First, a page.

Black market cigarettes, fuel and booze cost Britain about £28.5 billion in lost tax between 2005 and 2010. That kind of money would be more than enough to fund a 1% cut in the basic rate of income tax, a report reveals.
The TaxPayers Alliance says about £12.2 billion was lost to the illegal trade in cigarettes, while Ј6.4 billion was lost in diesel and £4.5 billion in tobacco; £3.2 billion was lost in beer and £2.3 billion in spirits.
Though the share of illegal consumption is shrinking, as much as 50% of the entire trade in hand-rolled tobacco is illicit, according to the report. Also about 20% of cigarettes on sale in Britain are illegally imported, as are one in 10 bottles of spirit.
However, the illicit trade would only increase as the Government will realize its plan to set a minimum price for alcohol and to boost fuel tax.
“Duties on fuel, cigarettes and alcohol hit those on low and middle incomes hardest,” warned Matthew Sinclair, director of the Tax Payers’ Alliance.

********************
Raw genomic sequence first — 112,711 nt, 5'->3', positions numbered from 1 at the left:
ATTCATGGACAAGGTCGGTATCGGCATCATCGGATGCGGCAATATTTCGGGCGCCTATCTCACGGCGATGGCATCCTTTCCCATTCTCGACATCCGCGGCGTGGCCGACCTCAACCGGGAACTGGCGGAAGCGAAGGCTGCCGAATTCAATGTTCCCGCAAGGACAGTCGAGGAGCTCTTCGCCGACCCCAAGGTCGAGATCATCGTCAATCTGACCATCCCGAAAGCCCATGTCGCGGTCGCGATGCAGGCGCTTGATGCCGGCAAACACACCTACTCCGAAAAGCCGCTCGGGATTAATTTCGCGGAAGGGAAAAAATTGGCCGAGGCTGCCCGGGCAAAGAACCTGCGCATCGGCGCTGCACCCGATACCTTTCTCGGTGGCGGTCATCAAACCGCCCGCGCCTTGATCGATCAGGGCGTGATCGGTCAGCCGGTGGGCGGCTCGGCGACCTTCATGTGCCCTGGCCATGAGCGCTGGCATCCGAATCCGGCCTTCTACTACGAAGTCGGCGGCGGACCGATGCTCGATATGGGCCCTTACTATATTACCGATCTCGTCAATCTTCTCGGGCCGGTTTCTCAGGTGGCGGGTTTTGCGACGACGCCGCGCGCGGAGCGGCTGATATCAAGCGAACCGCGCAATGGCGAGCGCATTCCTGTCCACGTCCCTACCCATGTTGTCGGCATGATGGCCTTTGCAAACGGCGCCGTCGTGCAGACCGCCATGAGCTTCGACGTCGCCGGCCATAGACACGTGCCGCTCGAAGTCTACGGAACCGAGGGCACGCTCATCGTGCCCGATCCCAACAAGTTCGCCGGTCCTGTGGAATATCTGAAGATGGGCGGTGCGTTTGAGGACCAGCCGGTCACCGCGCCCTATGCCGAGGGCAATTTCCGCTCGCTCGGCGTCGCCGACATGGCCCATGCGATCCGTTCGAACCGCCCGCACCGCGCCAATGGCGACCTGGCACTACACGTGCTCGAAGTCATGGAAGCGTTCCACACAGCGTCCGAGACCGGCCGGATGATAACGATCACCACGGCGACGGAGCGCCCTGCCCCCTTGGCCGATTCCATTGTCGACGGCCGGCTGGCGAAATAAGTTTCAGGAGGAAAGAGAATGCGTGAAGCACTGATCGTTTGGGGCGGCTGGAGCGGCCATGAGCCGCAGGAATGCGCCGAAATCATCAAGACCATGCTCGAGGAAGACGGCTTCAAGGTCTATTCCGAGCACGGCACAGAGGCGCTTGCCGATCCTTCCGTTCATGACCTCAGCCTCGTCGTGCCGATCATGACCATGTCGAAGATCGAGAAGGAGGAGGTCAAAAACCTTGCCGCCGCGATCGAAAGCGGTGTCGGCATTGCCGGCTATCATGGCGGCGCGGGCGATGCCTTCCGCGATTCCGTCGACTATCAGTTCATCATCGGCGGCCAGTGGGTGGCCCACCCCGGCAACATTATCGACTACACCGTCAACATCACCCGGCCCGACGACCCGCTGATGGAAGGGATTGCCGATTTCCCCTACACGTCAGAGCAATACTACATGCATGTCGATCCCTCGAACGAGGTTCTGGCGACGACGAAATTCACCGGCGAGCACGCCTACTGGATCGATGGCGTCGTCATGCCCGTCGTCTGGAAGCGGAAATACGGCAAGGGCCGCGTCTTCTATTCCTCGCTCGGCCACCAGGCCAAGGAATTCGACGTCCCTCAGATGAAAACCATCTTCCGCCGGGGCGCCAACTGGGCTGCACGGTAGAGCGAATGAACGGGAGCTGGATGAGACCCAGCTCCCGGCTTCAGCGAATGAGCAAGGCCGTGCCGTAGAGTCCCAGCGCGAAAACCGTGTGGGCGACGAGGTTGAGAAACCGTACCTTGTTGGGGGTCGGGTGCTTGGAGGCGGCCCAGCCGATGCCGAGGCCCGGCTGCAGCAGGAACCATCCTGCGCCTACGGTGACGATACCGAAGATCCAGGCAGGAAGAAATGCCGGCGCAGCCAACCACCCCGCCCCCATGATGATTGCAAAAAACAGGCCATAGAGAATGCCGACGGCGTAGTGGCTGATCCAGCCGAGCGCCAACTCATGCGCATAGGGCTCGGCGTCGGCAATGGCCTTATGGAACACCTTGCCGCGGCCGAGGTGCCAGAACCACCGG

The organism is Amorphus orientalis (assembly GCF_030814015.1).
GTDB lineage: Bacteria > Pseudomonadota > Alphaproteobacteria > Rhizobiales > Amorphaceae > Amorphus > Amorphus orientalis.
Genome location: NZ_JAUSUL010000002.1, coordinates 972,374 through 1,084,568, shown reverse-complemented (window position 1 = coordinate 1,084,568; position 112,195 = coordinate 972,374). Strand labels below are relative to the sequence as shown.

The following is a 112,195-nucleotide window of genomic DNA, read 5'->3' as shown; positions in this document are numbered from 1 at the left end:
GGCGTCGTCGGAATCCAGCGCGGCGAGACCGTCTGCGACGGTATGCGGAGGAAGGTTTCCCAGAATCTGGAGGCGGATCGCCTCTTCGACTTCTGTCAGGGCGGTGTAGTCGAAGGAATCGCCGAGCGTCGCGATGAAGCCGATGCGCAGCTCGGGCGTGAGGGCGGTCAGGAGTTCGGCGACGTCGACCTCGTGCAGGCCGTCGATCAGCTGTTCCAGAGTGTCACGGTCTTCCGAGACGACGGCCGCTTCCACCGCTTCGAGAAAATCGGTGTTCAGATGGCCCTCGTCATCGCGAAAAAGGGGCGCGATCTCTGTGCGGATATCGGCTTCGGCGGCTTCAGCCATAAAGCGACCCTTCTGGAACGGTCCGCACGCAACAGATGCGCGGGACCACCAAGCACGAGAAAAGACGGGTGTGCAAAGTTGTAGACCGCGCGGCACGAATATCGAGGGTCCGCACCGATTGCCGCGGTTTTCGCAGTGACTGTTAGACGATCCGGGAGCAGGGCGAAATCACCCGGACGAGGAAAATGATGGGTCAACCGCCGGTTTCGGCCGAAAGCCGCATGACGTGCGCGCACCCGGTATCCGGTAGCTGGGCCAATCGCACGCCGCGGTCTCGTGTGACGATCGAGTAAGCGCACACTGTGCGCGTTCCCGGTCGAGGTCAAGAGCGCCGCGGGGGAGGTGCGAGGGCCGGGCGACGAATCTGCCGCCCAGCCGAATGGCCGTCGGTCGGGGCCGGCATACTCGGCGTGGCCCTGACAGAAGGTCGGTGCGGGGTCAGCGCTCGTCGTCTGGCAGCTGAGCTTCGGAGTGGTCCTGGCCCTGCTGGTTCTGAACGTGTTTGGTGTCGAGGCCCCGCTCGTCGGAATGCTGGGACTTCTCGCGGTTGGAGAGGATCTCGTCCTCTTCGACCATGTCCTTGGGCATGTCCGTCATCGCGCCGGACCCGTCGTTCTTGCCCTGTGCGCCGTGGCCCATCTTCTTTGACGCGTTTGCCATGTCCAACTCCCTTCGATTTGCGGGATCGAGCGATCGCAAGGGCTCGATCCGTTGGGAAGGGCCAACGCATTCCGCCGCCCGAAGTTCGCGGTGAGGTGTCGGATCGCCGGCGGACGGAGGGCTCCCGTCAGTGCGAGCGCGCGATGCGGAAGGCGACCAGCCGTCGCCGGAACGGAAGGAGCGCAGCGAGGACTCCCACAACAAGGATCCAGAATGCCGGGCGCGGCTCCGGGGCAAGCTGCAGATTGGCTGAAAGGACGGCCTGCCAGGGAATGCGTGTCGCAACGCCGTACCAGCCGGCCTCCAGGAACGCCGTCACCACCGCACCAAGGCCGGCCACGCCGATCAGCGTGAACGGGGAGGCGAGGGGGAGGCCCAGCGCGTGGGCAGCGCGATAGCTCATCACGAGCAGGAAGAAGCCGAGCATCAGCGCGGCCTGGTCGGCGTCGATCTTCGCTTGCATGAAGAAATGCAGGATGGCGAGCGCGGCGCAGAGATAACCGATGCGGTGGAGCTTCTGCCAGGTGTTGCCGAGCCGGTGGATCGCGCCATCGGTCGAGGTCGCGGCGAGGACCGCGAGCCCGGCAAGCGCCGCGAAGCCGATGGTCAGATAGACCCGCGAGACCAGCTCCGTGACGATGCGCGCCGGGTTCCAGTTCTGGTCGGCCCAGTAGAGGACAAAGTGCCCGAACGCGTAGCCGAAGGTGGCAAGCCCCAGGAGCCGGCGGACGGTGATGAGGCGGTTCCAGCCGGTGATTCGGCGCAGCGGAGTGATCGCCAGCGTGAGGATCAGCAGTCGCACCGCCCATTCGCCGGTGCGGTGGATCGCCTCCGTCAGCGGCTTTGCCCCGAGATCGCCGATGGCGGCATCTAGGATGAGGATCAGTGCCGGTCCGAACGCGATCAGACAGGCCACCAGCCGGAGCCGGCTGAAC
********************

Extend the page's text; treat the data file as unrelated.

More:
“With new tax hikes, and proposals for a minimum price on alcohol, the Chancellor George Osborne runs the risk of making that black market even more profitable”.
The TaxPayers’ Alliance is also concerned with the idea of plain packaging for cigarettes, proposed by health authorities, because it would make it far more difficult for consumers and shop keepers to identify illegal production. The same worries are applied to the proposed plain packaging for alcohol.
“This could result in not only a loss of tax revenue but also the greater use of unregulated and potentially more harmful products,” the report warns.